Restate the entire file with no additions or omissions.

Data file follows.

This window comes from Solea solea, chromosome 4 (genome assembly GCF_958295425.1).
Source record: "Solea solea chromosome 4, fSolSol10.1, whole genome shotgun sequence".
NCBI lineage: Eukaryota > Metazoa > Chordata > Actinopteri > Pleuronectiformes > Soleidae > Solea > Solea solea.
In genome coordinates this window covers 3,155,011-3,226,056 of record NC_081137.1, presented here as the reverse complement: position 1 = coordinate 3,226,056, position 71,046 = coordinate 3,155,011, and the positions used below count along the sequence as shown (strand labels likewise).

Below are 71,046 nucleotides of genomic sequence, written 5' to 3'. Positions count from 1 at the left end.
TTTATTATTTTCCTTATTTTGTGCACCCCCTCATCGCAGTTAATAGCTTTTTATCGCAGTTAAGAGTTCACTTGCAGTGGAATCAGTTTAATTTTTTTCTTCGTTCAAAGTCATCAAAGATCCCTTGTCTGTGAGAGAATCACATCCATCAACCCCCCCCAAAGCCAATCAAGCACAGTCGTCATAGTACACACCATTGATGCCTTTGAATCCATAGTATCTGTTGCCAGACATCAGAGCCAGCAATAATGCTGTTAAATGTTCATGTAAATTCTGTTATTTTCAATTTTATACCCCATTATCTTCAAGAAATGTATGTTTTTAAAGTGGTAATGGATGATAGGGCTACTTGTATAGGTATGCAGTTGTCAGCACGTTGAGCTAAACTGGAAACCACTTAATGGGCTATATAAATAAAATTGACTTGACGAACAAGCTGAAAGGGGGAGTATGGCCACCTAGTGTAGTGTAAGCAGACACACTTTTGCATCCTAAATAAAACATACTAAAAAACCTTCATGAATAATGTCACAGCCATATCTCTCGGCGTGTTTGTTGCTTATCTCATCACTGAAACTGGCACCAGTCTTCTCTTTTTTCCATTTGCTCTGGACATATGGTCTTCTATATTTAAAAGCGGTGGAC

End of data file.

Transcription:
This window comes from Solea solea, chromosome 4 (genome assembly GCF_958295425.1).
Source record: "Solea solea chromosome 4, fSolSol10.1, whole genome shotgun sequence".
NCBI lineage: Eukaryota > Metazoa > Chordata > Actinopteri > Pleuronectiformes > Soleidae > Solea > Solea solea.
In genome coordinates this window covers 3,155,011-3,226,056 of record NC_081137.1, presented here as the reverse complement: position 1 = coordinate 3,226,056, position 71,046 = coordinate 3,155,011, and the positions used below count along the sequence as shown (strand labels likewise).

Below are 71,046 nucleotides of genomic sequence, written 5' to 3'. Positions count from 1 at the left end.
TTTATTATTTTCCTTATTTTGTGCACCCCCTCATCGCAGTTAATAGCTTTTTATCGCAGTTAAGAGTTCACTTGCAGTGGAATCAGTTTAATTTTTTTCTTCGTTCAAAGTCATCAAAGATCCCTTGTCTGTGAGAGAATCACATCCATCAACCCCCCCCAAAGCCAATCAAGCACAGTCGTCATAGTACACACCATTGATGCCTTTGAATCCATAGTATCTGTTGCCAGACATCAGAGCCAGCAATAATGCTGTTAAATGTTCATGTAAATTCTGTTATTTTCAATTTTATACCCCATTATCTTCAAGAAATGTATGTTTTTAAAGTGGTAATGGATGATAGGGCTACTTGTATAGGTATGCAGTTGTCAGCACGTTGAGCTAAACTGGAAACCACTTAATGGGCTATATAAATAAAATTGACTTGACGAACAAGCTGAAAGGGGGAGTATGGCCACCTAGTGTAGTGTAAGCAGACACACTTTTGCATCCTAAATAAAACATACTAAAAAACCTTCATGAATAATGTCACAGCCATATCTCTCGGCGTGTTTGTTGCTTATCTCATCACTGAAACTGGCACCAGTCTTCTCTTTTTTCCATTTGCTCTGGACATATGGTCTTCTATATTTAAAAGCGGTGGAC